• Vets can purchase prescription medicines from a wholesaler to hold in anticipation of use but can't write a generic prescription to obtain prescription medicines at a pharmacy to hold in anticipation of use.
    For more information see the NZVA Guide to Veterinary Authorising (Prescribing) and Dispensing and read the full decision here.
  • CAC16-14
    MPI notified Council of concerns about Fitness of Livestock for Transport declarations signed by a vet for three cows. One was shot on arrival at the meat processing works.
    Vets' role signing certificates of fitness to transport is viewed very seriously by MPI, the profession and the public. Vets who certify need to be familiar with and adhere to guidelines, to ensure that animal welfare is not compromised. This case closed with an educative outcome for the vet.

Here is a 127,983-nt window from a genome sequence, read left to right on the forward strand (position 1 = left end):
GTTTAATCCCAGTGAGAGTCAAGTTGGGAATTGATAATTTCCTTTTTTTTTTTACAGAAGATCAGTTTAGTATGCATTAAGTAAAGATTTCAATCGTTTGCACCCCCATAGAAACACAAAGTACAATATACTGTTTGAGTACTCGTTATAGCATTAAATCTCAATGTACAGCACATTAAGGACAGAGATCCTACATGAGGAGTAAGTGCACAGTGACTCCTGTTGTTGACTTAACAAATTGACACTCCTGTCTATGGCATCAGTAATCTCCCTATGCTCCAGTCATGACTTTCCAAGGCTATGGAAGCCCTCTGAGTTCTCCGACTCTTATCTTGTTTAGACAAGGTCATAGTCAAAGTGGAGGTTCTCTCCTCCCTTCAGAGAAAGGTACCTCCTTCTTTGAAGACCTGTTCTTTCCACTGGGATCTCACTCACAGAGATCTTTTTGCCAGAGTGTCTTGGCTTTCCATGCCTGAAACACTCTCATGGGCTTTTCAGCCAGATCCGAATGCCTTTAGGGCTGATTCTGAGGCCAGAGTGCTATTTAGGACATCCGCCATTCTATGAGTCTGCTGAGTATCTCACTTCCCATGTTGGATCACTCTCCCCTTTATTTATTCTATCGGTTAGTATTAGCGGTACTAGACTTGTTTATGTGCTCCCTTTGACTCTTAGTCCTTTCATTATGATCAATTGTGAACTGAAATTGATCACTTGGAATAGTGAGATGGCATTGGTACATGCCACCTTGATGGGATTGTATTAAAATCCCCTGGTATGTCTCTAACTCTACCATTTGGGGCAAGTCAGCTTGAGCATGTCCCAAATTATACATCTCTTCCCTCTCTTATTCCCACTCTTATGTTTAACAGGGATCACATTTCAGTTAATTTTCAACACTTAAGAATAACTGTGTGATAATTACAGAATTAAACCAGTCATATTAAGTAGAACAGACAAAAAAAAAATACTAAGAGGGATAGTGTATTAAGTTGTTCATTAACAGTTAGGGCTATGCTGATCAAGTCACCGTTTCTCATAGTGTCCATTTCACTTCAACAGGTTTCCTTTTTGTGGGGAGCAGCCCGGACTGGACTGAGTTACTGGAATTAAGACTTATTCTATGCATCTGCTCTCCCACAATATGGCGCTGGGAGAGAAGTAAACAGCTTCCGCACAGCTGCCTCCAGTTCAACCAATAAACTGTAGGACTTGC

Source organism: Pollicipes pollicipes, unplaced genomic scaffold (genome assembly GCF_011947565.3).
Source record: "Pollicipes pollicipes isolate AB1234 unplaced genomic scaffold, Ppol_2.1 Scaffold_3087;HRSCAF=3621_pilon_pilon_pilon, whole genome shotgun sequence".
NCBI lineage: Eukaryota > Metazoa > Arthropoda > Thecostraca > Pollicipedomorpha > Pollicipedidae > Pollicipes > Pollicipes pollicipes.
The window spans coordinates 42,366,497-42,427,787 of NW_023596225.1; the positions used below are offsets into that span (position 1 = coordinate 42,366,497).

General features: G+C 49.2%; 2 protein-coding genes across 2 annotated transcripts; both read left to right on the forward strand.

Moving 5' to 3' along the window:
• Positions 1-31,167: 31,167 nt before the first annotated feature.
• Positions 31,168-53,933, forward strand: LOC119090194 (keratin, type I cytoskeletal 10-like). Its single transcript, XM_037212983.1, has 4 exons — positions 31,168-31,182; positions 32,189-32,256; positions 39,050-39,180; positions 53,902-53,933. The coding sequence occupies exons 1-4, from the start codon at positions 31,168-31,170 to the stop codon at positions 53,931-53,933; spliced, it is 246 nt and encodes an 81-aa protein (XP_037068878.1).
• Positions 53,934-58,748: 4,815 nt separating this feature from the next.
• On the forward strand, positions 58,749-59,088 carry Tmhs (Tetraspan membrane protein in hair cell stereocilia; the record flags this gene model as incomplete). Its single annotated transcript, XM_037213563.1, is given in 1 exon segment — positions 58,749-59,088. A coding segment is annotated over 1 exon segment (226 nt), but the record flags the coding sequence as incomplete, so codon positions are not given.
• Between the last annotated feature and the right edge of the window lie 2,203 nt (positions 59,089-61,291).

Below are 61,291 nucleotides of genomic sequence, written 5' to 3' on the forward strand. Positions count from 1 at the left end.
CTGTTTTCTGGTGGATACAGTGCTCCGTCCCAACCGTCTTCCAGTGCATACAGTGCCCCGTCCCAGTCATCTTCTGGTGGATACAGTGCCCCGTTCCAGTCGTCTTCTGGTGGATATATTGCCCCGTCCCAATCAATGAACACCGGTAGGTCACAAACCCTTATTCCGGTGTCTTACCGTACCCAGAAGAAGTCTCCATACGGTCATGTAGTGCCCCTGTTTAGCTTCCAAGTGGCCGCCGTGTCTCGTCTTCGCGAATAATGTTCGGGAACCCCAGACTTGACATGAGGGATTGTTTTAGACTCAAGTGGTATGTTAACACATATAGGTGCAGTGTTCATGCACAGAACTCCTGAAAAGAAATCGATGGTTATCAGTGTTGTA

Click here for the full decision.
  • CAC16-11
    The vet diagnosed the complainant's dog with Shar Pei fever. She was concerned about the severity of the dog's condition and recommended ongoing intensive treatment, best given with the dog as an inpatient. The owner did not want to leave the dog and did not agree with the vet's diagnosis. The vet was concerned that, despite her attempts, the owner may not access appropriate care for the dog and so contacted the SPCA.
    The CAC considered that the vet's response and clinical records indicated that she provided a good standard of care and that her actions in referring the case to the SPCA were appropriate (and fulfilled the obligation vets have under the Animal Welfare Act and the Code of Professional Conduct).
    Click here for the full decision.
  • CAC16-10
    The complainant said the vet's clinic breached her privacy by releasing the notes of a kitten to its new owner's vet 'without [her] knowledge or consent'. The information that was sent related to the wrong kitten.